Murderers and others convicted of serious crimes will not be able to profit from their crimes through memoirs or memorabilia and inflict further anguish on their victims and families, under proposed legislation introduced today.
If passed, the Profits of Criminal Notoriety Act will target those who attempt to benefit from the sale of their stories in any written or broadcast form, or from memorabilia related to their crimes. Any money would instead be required to be paid to the Province for redistribution to victims or their families, with any surplus amounts used to support victim services.
The proposed legislation will:
- Require that parties that enter into a verbal or written contract for recounting of a notorious crime notify government about its terms.
- Prohibit a person from providing or accepting money or other consideration under such contracts for recounting of a notorious crime.
- Allow government to apply to court to take profits from sale of crime-related memorabilia.
- Prevent offenders from assigning rights to another person, like a spouse, friend or relative.
The act will apply to criminals convicted of serious or violent crimes, such as murder, sexual offences, child exploitation, and kidnapping, drug trafficking or trafficking in persons. It’s also designed to be retrospective, applying to contracts signed since Jan. 1, 2001. For constitutional reasons, the act cannot ban a criminal from telling his or her stories – only from receiving a financial gain as a result.
The new legislation follows public outrage and swift action earlier this year in the wake of news that B.C. serial killer Robert Pickton had published a book under a pseudonym and it was selling online. Alberta, Saskatchewan, Manitoba, Ontario and Nova Scotia have similar legislation.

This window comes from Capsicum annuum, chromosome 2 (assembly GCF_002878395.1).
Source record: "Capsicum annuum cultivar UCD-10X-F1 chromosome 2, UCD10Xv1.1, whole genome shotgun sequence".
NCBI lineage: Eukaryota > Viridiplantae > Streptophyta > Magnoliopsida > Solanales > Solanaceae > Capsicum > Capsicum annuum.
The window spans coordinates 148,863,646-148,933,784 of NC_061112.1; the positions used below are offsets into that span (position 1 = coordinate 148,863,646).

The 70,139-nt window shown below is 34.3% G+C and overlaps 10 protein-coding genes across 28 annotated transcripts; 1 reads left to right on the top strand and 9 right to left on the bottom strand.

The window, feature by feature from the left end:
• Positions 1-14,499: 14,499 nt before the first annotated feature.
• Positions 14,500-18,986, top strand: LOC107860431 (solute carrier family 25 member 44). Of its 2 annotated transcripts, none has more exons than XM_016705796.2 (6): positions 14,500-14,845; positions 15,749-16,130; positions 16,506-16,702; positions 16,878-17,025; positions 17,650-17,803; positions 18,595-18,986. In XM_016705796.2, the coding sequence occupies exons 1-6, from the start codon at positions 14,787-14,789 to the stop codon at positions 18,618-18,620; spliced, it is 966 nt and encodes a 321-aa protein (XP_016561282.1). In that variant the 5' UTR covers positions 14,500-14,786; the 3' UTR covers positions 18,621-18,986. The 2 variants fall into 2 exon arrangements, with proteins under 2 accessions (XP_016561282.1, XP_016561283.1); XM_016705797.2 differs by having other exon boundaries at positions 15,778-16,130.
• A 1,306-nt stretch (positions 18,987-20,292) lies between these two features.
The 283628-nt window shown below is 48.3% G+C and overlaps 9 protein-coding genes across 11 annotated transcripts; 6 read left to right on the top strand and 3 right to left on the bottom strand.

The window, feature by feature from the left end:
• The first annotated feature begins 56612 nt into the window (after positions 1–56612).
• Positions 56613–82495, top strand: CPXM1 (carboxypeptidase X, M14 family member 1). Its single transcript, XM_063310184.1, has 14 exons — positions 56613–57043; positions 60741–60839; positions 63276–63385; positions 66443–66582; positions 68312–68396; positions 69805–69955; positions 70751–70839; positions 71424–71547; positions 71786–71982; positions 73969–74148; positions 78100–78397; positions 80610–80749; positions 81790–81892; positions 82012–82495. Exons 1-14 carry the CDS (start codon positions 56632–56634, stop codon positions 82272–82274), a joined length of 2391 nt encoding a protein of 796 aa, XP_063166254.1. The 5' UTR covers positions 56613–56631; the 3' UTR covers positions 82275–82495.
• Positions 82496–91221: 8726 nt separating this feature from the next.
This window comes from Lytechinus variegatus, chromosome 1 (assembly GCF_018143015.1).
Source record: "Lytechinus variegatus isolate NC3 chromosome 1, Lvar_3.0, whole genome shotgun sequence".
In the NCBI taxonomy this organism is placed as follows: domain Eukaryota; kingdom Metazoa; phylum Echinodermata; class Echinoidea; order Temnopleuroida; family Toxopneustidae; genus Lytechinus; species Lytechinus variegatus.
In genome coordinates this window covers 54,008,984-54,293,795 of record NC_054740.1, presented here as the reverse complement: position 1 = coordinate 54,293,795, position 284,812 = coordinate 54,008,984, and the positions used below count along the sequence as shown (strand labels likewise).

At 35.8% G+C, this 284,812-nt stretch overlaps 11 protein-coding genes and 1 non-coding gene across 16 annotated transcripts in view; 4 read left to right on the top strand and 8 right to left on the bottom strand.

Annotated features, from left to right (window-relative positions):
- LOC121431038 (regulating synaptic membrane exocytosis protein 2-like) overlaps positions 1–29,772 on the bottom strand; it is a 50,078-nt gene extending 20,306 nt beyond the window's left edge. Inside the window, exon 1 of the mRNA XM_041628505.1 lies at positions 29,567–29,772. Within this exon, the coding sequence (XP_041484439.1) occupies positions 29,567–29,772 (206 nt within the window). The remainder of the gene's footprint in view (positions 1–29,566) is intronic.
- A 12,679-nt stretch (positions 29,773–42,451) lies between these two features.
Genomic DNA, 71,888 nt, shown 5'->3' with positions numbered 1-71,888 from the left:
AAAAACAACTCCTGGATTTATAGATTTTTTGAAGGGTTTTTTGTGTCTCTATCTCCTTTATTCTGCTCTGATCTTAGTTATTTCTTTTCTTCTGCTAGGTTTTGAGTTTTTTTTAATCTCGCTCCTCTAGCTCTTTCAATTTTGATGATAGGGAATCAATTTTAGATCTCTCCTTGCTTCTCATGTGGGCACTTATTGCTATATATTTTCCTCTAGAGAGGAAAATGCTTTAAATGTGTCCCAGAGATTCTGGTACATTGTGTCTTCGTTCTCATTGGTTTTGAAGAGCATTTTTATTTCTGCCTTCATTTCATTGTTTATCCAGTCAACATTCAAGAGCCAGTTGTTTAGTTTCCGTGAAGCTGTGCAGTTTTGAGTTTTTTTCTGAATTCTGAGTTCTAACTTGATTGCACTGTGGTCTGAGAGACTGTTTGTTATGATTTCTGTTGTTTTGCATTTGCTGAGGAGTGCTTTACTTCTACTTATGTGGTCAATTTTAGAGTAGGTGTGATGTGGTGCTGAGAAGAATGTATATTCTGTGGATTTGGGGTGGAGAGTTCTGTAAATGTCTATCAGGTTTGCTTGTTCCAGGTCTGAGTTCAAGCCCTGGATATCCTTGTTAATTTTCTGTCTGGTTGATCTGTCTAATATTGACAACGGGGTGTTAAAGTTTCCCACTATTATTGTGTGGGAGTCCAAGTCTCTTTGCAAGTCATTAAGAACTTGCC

Minister of Public Safety and Solicitor General Mike Morris –
“The day I first learned of the Pickton book, I was determined no one would make a nickel from Robert Pickton’s crimes. This legislation is a swift, thorough response to that book. We have derailed any plans to profit from it. The act will also help ensure no other notorious or violent criminals can profit from the hurt they have caused.”
Attorney General and Minister of Justice Suzanne Anton –
“Convicted criminals should not profit from re-telling their crimes. Not only does it re-victimize, it is contrary to the fundamental principles of our society’s values. Our government has introduced this legislation to prohibit those convicted of the most serious offences from profiting from their crimes and to clearly and unequivocally denounce this reprehensible behaviour on behalf of British Columbians.”
Carolyn Sinclair, executive director, Police Victims Services of British Columbia –
“When there is an appetite for one side of a sad story told from an offender’s perspective, the victims and those impacted are often re-victimized, both by what the offender has to say and the public’s curiosity. Those who have caused harm and are paying for their crimes should not be permitted to profit financially or emotionally from the trauma they have created.”
- The act will apply where there is a substantive B.C. connection, such as the crime occurred in the province or, if it occurred elsewhere, the criminal receiving payment is a resident of B.C. or is serving a custodial sentence in the province.
- This law applies retrospectively to any contracts entered into after Jan. 1, 2001.
- Saskatchewan’s Profits of Criminal Notoriety Act, in force since 2009, responded to convicted wife-killer Colin Thatcher’s plan to write a book. The act has since withstood a court challenge.
Learn about Resources for Victims of Crime including VictimLinkBC: http://www2.gov.bc.ca/gov/content/justice/criminal-justice/victims-of-crime/victimlinkbc